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Down the Silk Road. Why US and NATO’s eyes are on the Italian port of Taranto

Concerns are floating in Italy as the Chinese seek to invest in yet another Italian seaport, that of the Southern city of Taranto, in Apulia.

Ferretti Group, which is 86% owned by state-controlled Chinese industrial colossus Weichai Group, has recently expressed an interest for investing in Taranto’s naval hub. They are aiming to build a shipyard for the construction of fibreglass and carbon hulls and structures, jointly with a R&D centre for hull moulds.

However, several public figures have voiced their preoccupation that the Chinese might be seeking to extend their strategic reach through the targeted investment in the crucial Southern port.

Taranto’s port is strategically vital for NATO, which operates a military naval base and several infrastructures in support of NATO’s own Standing Naval Force in the Mediterranean Sea. This military contingent partakes in Operation Sea Guardian, a counterterrorism effort, aids the fight against migrant trafficking and participates in joint exercises.

The EU, too, relies on Taranto for its anti-migrant trafficking operation, dubbed EUNAVFOR MED Irini.

Anna Bonfrisco, Italian member of the European Parliament, has asked Brussels to investigate the possible sale of a European strategic infrastructure to a company with such strong ties to the Chinese government.

“The risk is that this operation could initiate a geopolitical rebalancing act. We cannot endanger us and the whole of Europe. To accept the risk that the Chinese presence could pave the way, if only for espionage activities, is unacceptable to us,” Ms. Bonfrisco told

Adolfo Urso, vice-president of the Italian oversight body for state intelligence agencies, has also taken an interest in the case. His team had already published a report in May citing the rise of Chinese propaganda in Italy.

Speaking about Huawei’s infrastructures – the Chinese tech that would lie at the core of Italy’s budding 5G telecommunications network – Mr. Urso told us that “[…] it emerged from our investigations that the Chinese legislation, as developed in the past years, allows State organs and intelligence services to rely on their citizens’ and businesses’ collaboration. Meaning that businesses and citizens of that country answer to the Chinese national security system.”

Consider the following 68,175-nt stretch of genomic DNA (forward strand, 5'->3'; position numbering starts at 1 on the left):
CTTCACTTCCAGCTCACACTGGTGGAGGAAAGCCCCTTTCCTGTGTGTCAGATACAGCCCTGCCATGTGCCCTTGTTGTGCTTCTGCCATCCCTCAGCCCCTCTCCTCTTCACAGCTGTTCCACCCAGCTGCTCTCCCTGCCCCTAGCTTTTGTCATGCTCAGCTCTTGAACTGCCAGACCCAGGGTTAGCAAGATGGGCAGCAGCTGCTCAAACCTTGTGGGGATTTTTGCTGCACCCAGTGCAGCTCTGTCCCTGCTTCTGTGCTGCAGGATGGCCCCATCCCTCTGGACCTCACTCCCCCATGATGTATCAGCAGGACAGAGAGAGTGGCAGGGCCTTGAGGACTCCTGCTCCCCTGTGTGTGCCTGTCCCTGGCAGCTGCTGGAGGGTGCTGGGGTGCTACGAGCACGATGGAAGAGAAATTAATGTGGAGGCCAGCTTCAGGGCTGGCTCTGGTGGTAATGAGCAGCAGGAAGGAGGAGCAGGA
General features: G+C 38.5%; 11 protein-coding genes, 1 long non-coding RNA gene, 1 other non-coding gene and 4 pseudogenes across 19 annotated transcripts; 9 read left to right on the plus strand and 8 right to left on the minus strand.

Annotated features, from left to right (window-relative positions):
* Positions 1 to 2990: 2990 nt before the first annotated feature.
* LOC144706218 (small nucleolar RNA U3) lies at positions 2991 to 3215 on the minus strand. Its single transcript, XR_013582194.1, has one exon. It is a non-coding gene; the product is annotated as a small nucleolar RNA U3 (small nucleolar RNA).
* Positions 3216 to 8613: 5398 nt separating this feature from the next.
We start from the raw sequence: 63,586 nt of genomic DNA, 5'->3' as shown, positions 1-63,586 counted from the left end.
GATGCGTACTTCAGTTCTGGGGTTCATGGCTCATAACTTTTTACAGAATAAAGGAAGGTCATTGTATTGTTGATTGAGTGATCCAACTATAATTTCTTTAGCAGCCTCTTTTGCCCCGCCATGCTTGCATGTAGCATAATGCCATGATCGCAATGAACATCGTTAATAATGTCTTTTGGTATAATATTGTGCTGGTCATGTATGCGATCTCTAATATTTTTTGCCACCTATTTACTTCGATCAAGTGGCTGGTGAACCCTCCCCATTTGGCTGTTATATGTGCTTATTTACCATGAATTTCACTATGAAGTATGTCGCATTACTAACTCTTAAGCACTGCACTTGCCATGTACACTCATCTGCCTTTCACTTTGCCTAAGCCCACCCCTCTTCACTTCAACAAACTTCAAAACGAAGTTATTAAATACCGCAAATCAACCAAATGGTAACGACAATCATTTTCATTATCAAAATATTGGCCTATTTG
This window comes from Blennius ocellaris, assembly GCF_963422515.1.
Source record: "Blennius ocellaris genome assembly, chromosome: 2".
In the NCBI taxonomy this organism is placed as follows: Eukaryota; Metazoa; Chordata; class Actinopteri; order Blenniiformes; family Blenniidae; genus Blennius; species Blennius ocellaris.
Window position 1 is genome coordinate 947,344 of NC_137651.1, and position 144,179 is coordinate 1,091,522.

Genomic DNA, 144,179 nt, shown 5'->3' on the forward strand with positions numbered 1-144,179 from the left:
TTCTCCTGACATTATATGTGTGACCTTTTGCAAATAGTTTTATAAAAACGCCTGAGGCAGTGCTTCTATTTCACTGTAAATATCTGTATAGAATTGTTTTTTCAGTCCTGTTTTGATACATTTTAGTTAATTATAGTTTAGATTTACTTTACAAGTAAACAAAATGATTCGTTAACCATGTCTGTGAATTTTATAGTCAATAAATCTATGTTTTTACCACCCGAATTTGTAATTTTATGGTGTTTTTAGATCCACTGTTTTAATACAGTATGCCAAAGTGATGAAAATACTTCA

Mr. Urso’s worry is shared by most of the global West. The president of the US, Donald Trump, is especially critical of Huawei, and has urged allied countries not to allow the Chinese state-owned company to build critical infrastructures.

Beijing, on the other hand, firmly denies any risk associated with Huawei tech – as well as other Chinese commercial ventures.

In March 2019 Italy signed a memorandum of understanding with China for its adherence to the Belt and Road Initiative (BRI), sometimes called the New Silk Road. The project would link Beijing to Europe, via Italy, through enormous infrastructural investments and commercial deals. So far, Italy is the only G7 member to partake in the BRI.

The Sino-Italian memorandum had already identified Taranto’s seaport as a key asset, along with other six major naval hubs, including Genoa and Venice.

Ferretti Group was established in Italy in 1968 and produces eight of the world’s most famous luxury yacht brands. In 2012 it was salvaged by collapse by Weichai Group, now its majority stakeholder. The company is not financially sound to this day, to the point that it had to renounce its IPO last year.


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